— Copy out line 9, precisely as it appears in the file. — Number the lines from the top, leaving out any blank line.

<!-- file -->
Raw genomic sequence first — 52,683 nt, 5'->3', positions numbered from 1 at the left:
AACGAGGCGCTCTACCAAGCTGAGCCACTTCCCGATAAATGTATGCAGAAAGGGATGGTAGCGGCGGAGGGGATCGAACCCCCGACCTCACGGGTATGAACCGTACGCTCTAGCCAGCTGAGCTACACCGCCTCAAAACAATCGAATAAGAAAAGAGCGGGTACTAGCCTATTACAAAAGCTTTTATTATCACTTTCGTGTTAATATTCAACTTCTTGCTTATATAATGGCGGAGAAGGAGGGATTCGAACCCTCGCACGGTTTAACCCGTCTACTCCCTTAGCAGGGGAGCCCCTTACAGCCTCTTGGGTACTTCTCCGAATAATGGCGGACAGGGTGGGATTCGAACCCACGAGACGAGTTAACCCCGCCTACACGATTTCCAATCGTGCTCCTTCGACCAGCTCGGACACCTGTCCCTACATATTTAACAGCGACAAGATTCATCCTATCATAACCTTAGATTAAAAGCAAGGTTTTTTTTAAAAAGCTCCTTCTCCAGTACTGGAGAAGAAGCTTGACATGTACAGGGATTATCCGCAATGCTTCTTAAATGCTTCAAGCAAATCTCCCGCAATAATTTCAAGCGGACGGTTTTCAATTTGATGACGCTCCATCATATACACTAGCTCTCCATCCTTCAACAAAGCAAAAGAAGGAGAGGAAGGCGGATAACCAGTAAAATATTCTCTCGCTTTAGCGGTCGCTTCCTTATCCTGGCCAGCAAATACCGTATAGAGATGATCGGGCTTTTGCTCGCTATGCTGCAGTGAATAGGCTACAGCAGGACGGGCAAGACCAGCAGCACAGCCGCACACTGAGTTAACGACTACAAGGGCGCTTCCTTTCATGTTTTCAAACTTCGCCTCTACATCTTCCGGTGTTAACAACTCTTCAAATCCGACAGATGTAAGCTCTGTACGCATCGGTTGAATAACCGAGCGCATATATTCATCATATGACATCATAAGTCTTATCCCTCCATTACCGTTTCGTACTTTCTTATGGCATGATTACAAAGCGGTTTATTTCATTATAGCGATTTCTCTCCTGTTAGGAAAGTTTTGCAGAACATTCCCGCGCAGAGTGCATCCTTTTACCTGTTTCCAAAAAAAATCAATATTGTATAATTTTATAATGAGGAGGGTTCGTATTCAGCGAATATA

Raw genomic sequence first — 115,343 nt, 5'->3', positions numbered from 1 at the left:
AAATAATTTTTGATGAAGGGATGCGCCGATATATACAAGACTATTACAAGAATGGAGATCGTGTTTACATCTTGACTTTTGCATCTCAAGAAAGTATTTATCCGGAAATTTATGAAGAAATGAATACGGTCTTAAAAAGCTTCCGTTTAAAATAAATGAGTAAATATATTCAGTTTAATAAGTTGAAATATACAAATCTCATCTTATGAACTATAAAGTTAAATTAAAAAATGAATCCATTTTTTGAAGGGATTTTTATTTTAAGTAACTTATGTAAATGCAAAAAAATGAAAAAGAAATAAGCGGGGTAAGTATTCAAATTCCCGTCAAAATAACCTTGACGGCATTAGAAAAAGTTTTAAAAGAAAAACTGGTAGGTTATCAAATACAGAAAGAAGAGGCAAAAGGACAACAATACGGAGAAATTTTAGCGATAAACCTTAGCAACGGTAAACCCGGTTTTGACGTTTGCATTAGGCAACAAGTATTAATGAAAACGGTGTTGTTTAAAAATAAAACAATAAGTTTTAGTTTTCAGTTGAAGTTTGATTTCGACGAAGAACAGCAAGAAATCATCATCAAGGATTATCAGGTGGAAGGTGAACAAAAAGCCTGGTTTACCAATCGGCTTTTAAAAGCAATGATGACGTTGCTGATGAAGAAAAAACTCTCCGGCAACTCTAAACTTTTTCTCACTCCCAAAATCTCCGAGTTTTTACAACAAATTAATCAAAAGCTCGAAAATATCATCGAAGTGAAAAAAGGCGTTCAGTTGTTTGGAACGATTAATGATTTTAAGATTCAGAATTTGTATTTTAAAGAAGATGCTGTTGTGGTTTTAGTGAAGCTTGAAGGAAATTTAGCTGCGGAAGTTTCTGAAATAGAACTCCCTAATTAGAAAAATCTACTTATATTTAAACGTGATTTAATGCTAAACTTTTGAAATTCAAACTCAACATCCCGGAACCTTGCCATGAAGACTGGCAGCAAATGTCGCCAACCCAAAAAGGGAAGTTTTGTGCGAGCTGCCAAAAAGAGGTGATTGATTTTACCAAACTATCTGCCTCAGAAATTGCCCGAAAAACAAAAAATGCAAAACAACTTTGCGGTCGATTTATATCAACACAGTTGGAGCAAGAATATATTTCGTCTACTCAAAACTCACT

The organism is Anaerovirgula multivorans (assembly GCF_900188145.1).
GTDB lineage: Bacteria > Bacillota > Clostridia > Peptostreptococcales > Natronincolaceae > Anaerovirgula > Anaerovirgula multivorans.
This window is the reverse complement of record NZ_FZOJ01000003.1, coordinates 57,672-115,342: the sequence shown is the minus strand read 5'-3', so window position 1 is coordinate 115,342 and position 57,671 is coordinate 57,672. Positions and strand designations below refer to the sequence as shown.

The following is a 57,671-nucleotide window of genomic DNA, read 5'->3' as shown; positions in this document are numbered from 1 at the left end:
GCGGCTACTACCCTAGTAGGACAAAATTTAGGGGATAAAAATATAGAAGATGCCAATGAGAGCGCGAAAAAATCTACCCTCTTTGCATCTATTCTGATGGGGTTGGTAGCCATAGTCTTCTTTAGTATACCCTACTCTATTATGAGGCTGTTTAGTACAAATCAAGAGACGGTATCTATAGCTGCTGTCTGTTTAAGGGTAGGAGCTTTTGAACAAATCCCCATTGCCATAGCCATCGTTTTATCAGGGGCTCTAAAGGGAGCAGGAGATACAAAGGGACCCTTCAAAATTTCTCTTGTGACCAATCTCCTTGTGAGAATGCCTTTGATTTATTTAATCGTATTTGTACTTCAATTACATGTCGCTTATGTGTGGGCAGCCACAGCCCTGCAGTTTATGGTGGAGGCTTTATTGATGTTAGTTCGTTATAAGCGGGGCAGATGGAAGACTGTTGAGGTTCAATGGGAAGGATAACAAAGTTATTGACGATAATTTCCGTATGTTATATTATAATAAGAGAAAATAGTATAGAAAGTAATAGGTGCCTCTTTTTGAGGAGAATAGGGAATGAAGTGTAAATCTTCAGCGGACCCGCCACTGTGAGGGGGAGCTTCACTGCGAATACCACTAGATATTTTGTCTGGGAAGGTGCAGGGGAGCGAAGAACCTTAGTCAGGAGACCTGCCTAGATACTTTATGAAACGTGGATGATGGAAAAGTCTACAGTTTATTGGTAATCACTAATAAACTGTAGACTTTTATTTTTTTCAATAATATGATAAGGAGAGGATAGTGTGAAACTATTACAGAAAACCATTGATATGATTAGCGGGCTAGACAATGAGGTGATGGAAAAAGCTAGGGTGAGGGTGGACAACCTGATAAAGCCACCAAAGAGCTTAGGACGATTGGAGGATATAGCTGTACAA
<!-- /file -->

GCGGCTACTACCCTAGTAGGACAAAATTTAGGGGATAAAAATATAGAAGATGCCAATGAGAGCGCGAAAAAATCTACCCTCTTTGCATCTATTCTGATGGGGTTGGTAGCCATAGTCTTCTTTAGTATACCCTACTCTATTATGAGGCTGTTTAGTACAAATCAAGAGACGGTATCTATAGCTGCTGTCTGTTTAAGGGTAGGAGCTTTTGAACAAATCCCCATTGCCATAGCCATCGTTTTATCAGGGGCTCTAAAGGGAGCAGGAGATACAAAGGGACCCTTCAAAATTTCTCTTGTGACCAATCTCCTTGTGAGAATGCCTTTGATTTATTTAATCGTATTTGTACTTCAATTACATGTCGCTTATGTGTGGGCAGCCACAGCCCTGCAGTTTATGGTGGAGGCTTTATTGATGTTAGTTCGTTATAAGCGGGGCAGATGGAAGACTGTTGAGGTTCAATGGGAAGGATAACAAAGTTATTGACGATAATTTCCGTATGTTATATTATAATAAGAGAAAATAGTATAGAAAGTAATAGGTGCCTCTTTTTGAGGAGAATAGGGAATGAAGTGTAAATCTTCAGCGGACCCGCCACTGTGAGGGGGAGCTTCACTGCGAATACCACTAGATATTTTGTCTGGGAAGGTGCAGGGGAGCGAAGAACCTTAGTCAGGAGACCTGCCTAGATACTTTATGAAACGTGGATGATGGAAAAGTCTACAGTTTATTGGTAATCACTAATAAACTGTAGACTTTTATTTTTTTCAATAATATGATAAGGAGAGGATAGTGTGAAACTATTACAGAAAACCATTGATATGATTAGCGGGCTAGACAATGAGGTGATGGAAAAAGCTAGGGTGAGGGTGGACAACCTGATAAAGCCACCAAAGAGCTTAGGACGATTGGAGGATATAGCTGTACAA